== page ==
As a die-hard University of Kentucky basketball fan, I have watched many, many basketball games throughout my life. During these basketball games, I have cringed at a few of my favorite players because I have seen some of the players drop their contact lenses on the court, pick them up, put them in their mouths, and then put them right back in their eyes!
As a die-hard University of Kentucky basketball fan, I have watched many, many basketball games throughout my life. During these basketball games, I have cringed at a few of my favorite players because I have seen some of the players drop their contact lenses on the court, pick them up, put them in their mouths, and then put them right back in their eyes! How can they possibly think this is safe? I know others who aren’t optometrists probably cringe, too!
This is noticed because it happens to be on live TV, but what happens when younger contact lens-wearing athletes see these players at collegiate or professional levels do this? This can lead to bad contact lens habits for our athlete patients regardless of age. The best way to prevent this is with a thorough discussion of patients’ hobbies and lifestyle activities, recommending the right modality for these patients, and educating on the proper contact lens care and hygiene.
I like to discuss with all my patients not only what their visual needs are but also what their lifestyles are. Lifestyle should go hand in hand with what we recommend to our patients. They might sit at a computer for eight hours a day, but maybe they swim for an hour before work and then meet up with friends after work for hot yoga or a pick-up game of basketball.
Some of our younger patients are working day and night practicing to become the next LeBron James or Derek Jeter. We focus so much on the fact that they are young, and we want to make sure they can see at school to do their homework. But do we discuss with them what they do outside of school? Addressing the lifestyle aspect during the eye exam will help us better prescribe the right options to help not only keep their vision crystal clear but also keep their eyes healthy. Starting them off with the proper methods will help create better habits later in life.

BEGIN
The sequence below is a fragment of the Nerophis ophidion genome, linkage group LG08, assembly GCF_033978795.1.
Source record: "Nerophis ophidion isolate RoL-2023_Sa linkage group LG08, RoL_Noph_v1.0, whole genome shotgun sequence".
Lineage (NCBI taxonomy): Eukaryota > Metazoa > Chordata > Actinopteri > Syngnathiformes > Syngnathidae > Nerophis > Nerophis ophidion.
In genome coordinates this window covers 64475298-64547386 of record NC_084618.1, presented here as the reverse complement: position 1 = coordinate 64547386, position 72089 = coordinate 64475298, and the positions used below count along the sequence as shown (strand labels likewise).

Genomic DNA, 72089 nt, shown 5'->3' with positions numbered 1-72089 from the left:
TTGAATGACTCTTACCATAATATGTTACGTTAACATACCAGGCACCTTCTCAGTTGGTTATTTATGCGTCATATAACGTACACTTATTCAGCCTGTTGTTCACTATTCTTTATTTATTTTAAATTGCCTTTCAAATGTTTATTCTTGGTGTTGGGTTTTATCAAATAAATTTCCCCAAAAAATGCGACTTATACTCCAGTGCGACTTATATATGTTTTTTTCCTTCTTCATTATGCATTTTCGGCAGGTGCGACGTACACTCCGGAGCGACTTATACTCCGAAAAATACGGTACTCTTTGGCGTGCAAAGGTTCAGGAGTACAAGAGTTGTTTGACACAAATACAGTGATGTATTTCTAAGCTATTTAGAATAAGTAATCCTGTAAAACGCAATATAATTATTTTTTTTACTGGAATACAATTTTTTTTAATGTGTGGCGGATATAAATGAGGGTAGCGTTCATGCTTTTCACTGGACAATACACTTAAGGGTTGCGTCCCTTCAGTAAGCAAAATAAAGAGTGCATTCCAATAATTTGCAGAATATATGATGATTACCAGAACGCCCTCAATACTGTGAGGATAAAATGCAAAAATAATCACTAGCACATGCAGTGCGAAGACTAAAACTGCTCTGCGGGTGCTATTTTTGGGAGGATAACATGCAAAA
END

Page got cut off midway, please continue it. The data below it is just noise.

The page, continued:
There are many times that I actually recommend both. For those patients who have an active lifestyle or play sports in college or higher, I have recommended monthly lenses as their day-to-day contact lenses, and then when they are doing something active, I recommend a daily disposable contact lens. While playing baseball or lifting weights, I recommend the patient bring at least one pair of back-up daily contact lenses in case something happens like his contact lens falls out.
Even though it is a daily contact lens, it wouldn’t also hurt to recommend bringing a travel-sized contact lens solution bottle just in case he needed to rinse the contact lens off. This would help prevent situations like rinsing his soft contact lens in water-or even worse, putting the contact lens in his mouth!
It is our job to properly discuss the dos and don’ts of contact lens hygiene and care. I always go over with my patients how to properly clean, disinfect, and store their contact lenses for each type of modality. Telling them the importance of why this is done and what the serious risks and consequences they could face is vital to the health of their eyes.
Everyone’s clinic days can get very busy, but it is our job to educate our patients on how to prevent infections and that putting contact lenses in our mouth can easily cause bad outcomes. I send home instructions with all new contact lens patients on how to clean, disinfect, what to do if there is a problem-for example, their eyes become red or irritated-and what not to do with their contact lenses. It is always good to reinforce what you said in the office by sending your patients home with additional educational material on contact lens care and hygiene. I send a small packet listing all the important guidelines regarding the proper care emphasizing what they were taught in the office. This will help decrease infections and serious problems from improper contact lens wear.
Not that all of our contact lens patients don’t warrant discussions about proper care, but our athletes need an additional discussion. They are in high-bacterial environments from the locker room to the playing field and back. Using daily disposable contact lenses, carrying small bottles of multi-purpose solution, carrying extra daily contact lenses, and knowing not to put the contact lenses in their mouths or use water to rinse the contact lenses will help decrease infections.